Marlene (1984)

“I was an actress, I made my films — that’s it!”

81-year-old Marlene Dietrich shares memories from her past with former co-star Maximilian Schell, while refusing to be photographed.


Classic movie buffs will surely delight in this most unusual interview between Maximilian Schell and octogenerian Marlene Dietrich, made under the strictest of conditions: that Schell would get only 40 hours of her time, and that her current image would never be shown on film. The result is a vibrant and creative — if at times necessarily constrained — walk back through memory lane with Dietrich, who reveals herself to be simultaneously cantankerous (“‘Falling in love again…’ I mean, really! It’s ridiculous”), obstinate (“It’s all in my book”), humble (“I didn’t understand anything in those days”), self-effacing (“I wasn’t erotic at all — I was snobby!”), mysterious (“What’s true is that what you read is untrue”), reflective (“I’ve never actually felt at home in any one place”), admirable (“Naturally we were against the Nazis; of course we were”), dismissive (“Do you think I’d go and sit in some sad, stuffy old cinema and watch an old film?”), bitchy (“I don’t call them women. I call them females. They can’t think clearly”), clear-headed (“You can’t miss what you’ve never had”), mendacious (she claims she had no siblings), and opinionated (“You can’t use that — really, you can’t”), among many other qualities. It’s well worth a listen.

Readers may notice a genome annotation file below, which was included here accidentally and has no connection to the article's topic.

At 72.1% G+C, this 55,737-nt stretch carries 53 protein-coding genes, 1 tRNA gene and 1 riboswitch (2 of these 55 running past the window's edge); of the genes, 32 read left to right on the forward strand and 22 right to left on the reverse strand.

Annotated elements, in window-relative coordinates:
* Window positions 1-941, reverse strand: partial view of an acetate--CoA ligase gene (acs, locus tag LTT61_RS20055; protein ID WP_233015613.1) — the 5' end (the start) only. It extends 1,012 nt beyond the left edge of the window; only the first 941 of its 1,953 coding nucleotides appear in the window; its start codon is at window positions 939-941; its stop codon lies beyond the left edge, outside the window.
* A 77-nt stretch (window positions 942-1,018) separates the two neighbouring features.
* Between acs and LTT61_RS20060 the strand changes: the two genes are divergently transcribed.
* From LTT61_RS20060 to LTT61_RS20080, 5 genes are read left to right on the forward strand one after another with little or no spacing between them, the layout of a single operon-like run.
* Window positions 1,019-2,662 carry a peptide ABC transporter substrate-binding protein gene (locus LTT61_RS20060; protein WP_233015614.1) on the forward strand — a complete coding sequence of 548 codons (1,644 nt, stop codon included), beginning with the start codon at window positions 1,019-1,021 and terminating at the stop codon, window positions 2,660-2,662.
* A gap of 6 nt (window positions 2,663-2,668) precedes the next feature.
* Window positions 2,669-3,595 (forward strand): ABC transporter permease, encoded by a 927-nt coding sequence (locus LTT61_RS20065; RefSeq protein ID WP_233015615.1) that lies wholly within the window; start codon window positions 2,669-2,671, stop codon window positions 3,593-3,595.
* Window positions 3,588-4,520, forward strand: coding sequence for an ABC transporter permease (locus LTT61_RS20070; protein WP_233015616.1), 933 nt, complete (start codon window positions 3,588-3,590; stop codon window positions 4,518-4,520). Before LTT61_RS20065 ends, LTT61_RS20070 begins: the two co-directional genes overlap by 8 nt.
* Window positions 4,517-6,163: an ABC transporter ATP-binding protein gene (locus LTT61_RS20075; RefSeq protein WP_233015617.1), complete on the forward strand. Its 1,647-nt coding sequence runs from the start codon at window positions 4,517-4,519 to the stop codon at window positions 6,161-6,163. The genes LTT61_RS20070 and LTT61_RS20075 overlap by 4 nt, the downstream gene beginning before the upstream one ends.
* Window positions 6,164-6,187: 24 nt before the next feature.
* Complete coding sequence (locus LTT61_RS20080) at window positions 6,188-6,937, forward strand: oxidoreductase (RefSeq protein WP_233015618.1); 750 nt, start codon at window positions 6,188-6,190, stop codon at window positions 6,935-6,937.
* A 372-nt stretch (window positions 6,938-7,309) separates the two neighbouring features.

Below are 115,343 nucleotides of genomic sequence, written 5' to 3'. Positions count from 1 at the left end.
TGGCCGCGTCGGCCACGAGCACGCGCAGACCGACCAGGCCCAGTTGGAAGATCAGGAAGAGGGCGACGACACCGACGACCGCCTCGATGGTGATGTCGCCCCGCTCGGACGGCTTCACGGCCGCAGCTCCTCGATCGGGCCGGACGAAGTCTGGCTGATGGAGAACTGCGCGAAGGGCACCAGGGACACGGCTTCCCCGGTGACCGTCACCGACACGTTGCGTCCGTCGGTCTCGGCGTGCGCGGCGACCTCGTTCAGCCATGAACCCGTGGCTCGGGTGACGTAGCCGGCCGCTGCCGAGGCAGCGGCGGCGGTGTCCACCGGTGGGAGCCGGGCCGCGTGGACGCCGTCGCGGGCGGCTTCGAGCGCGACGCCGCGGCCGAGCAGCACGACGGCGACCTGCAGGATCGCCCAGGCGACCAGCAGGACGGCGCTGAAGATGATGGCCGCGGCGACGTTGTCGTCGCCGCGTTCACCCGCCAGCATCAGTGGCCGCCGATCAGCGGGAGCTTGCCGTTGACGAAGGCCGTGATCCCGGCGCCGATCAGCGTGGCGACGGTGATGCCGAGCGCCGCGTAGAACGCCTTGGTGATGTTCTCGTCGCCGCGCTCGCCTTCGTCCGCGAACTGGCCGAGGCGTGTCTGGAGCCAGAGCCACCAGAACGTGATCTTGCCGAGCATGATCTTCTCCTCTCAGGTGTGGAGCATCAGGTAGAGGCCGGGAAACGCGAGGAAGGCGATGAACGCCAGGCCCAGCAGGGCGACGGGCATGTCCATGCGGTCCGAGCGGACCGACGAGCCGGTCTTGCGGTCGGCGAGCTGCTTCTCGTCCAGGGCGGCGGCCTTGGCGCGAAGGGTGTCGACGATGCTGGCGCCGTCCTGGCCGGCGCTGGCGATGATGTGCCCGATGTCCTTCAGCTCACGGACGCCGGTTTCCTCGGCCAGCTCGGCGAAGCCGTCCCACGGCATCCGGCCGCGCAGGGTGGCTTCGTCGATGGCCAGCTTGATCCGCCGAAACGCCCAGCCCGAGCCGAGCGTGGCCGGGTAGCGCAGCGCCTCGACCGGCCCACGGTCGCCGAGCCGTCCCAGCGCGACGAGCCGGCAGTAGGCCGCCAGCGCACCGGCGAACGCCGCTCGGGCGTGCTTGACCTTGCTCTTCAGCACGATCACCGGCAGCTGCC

Redeeming Qualities and Moments:

  • A creative rendering of a life recounted

Must See?
Yes, as a fascinating if fragmented glimpse into Dietrich’s storied life. Listed as a Personal Recommendation in the back of Peary’s book.



One Response to “Marlene (1984)”

  1. Not must-see: for diehard Dietrich fans only.

    Not that long ago, I tried to rewatch this doc. I had seen it once before, around the time it was released (but I had almost no memory of it). I was sort of looking forward to the revisit. But… I soon began finding it difficult – and, by midway, I couldn’t go on.

    Most of what Dietrich is quoted as saying in the assessment is related to what I was feeling. It wasn’t just a matter of finding her “cantankerous”. I was sort of overwhelmed with the sense that… she didn’t want to be doing this documentary! She seemed to be finding the whole process – well, it’s impossible to say for sure but perhaps invasive (?), irrelevant (?), something she had ‘yes’ to but regretted (?).

    But, finally, I thought, ‘If she’s as disinterested in this as she sounds (and she certainly sounds it), then why should I be watching it?’ …It’s not like the same information can’t be found elsewhere.

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